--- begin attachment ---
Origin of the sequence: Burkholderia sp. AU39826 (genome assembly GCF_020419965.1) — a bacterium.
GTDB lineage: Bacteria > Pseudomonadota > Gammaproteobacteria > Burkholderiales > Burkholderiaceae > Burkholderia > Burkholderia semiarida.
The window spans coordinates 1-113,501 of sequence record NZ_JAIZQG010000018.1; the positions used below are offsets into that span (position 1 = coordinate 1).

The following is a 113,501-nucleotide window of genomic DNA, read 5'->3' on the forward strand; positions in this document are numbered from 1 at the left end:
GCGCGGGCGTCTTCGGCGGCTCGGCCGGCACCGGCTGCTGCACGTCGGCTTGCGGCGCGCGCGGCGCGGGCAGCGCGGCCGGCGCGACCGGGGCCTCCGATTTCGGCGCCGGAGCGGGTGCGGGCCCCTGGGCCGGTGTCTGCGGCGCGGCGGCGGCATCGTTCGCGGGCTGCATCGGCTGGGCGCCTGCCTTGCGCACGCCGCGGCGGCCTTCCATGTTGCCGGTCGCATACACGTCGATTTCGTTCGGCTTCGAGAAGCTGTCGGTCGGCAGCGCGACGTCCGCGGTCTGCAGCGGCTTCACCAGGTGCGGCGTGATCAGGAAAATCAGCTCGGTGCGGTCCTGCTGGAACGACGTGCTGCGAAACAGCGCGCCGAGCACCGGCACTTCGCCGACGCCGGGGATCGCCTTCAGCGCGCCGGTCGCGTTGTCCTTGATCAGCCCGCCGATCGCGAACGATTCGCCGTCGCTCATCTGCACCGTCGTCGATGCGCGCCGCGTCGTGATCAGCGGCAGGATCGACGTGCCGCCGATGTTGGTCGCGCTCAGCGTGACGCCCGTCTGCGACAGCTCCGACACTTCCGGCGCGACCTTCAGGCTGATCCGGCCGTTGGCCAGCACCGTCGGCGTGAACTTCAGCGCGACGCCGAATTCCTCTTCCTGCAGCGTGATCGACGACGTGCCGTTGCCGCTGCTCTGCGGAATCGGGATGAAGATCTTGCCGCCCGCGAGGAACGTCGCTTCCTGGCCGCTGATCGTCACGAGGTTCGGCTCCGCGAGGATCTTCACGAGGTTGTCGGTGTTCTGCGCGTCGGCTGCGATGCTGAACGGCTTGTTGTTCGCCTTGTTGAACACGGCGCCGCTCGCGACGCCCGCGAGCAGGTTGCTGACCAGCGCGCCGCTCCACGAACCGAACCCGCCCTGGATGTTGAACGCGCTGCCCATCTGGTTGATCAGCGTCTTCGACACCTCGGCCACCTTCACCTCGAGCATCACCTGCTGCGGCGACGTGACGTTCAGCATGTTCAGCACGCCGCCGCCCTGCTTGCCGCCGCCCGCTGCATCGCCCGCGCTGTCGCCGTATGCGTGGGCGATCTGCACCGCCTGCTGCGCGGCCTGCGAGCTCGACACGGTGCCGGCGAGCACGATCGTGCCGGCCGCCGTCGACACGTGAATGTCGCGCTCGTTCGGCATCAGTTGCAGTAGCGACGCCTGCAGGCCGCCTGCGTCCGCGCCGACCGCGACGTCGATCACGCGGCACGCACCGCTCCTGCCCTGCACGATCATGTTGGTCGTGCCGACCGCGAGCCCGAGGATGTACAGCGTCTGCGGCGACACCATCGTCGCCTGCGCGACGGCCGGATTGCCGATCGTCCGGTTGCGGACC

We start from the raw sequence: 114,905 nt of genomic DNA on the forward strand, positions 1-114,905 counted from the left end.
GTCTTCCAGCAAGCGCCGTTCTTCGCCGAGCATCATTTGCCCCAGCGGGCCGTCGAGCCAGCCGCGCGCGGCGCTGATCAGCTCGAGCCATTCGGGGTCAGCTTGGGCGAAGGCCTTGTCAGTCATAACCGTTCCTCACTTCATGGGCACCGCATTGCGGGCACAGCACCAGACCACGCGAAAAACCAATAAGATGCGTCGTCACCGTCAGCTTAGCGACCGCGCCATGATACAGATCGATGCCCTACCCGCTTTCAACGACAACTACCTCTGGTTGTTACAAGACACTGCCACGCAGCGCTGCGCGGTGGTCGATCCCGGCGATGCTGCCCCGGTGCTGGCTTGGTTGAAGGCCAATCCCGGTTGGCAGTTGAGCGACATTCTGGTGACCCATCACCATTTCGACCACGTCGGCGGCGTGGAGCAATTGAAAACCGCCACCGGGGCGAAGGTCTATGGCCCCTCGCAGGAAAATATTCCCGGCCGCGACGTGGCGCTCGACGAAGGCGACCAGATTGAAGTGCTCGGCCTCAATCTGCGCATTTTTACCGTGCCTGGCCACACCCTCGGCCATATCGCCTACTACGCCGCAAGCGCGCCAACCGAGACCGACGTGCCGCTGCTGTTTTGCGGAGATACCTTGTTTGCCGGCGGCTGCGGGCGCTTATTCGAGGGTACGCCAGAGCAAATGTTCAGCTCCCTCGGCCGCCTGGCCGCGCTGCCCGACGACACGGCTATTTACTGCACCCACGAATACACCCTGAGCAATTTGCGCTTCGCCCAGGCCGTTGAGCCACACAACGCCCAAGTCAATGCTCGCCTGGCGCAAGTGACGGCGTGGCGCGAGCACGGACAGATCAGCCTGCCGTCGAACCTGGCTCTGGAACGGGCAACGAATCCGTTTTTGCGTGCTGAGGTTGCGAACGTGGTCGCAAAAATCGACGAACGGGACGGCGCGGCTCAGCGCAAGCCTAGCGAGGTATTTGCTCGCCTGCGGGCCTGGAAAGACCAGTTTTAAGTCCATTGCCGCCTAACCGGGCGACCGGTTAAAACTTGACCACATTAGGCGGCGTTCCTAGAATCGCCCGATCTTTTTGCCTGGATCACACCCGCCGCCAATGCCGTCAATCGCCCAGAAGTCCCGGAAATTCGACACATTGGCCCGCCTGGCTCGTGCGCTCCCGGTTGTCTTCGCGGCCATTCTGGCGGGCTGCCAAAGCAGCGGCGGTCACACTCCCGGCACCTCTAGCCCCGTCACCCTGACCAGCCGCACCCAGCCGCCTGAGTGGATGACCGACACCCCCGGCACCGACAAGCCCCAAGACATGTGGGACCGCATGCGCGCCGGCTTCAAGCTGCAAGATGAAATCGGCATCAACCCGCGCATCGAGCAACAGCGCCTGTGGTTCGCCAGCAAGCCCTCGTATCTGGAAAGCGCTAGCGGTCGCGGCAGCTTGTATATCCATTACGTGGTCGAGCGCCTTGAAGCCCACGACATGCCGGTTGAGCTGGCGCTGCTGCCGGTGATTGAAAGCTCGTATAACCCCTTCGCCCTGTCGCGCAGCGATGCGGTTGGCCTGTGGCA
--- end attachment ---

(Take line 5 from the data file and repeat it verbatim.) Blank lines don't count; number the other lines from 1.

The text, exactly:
GCGCGGGCGTCTTCGGCGGCTCGGCCGGCACCGGCTGCTGCACGTCGGCTTGCGGCGCGCGCGGCGCGGGCAGCGCGGCCGGCGCGACCGGGGCCTCCGATTTCGGCGCCGGAGCGGGTGCGGGCCCCTGGGCCGGTGTCTGCGGCGCGGCGGCGGCATCGTTCGCGGGCTGCATCGGCTGGGCGCCTGCCTTGCGCACGCCGCGGCGGCCTTCCATGTTGCCGGTCGCATACACGTCGATTTCGTTCGGCTTCGAGAAGCTGTCGGTCGGCAGCGCGACGTCCGCGGTCTGCAGCGGCTTCACCAGGTGCGGCGTGATCAGGAAAATCAGCTCGGTGCGGTCCTGCTGGAACGACGTGCTGCGAAACAGCGCGCCGAGCACCGGCACTTCGCCGACGCCGGGGATCGCCTTCAGCGCGCCGGTCGCGTTGTCCTTGATCAGCCCGCCGATCGCGAACGATTCGCCGTCGCTCATCTGCACCGTCGTCGATGCGCGCCGCGTCGTGATCAGCGGCAGGATCGACGTGCCGCCGATGTTGGTCGCGCTCAGCGTGACGCCCGTCTGCGACAGCTCCGACACTTCCGGCGCGACCTTCAGGCTGATCCGGCCGTTGGCCAGCACCGTCGGCGTGAACTTCAGCGCGACGCCGAATTCCTCTTCCTGCAGCGTGATCGACGACGTGCCGTTGCCGCTGCTCTGCGGAATCGGGATGAAGATCTTGCCGCCCGCGAGGAACGTCGCTTCCTGGCCGCTGATCGTCACGAGGTTCGGCTCCGCGAGGATCTTCACGAGGTTGTCGGTGTTCTGCGCGTCGGCTGCGATGCTGAACGGCTTGTTGTTCGCCTTGTTGAACACGGCGCCGCTCGCGACGCCCGCGAGCAGGTTGCTGACCAGCGCGCCGCTCCACGAACCGAACCCGCCCTGGATGTTGAACGCGCTGCCCATCTGGTTGATCAGCGTCTTCGACACCTCGGCCACCTTCACCTCGAGCATCACCTGCTGCGGCGACGTGACGTTCAGCATGTTCAGCACGCCGCCGCCCTGCTTGCCGCCGCCCGCTGCATCGCCCGCGCTGTCGCCGTATGCGTGGGCGATCTGCACCGCCTGCTGCGCGGCCTGCGAGCTCGACACGGTGCCGGCGAGCACGATCGTGCCGGCCGCCGTCGACACGTGAATGTCGCGCTCGTTCGGCATCAGTTGCAGTAGCGACGCCTGCAGGCCGCCTGCGTCCGCGCCGACCGCGACGTCGATCACGCGGCACGCACCGCTCCTGCCCTGCACGATCATGTTGGTCGTGCCGACCGCGAGCCCGAGGATGTACAGCGTCTGCGGCGACACCATCGTCGCCTGCGCGACGGCCGGATTGCCGATCGTCCGGTTGCGGACC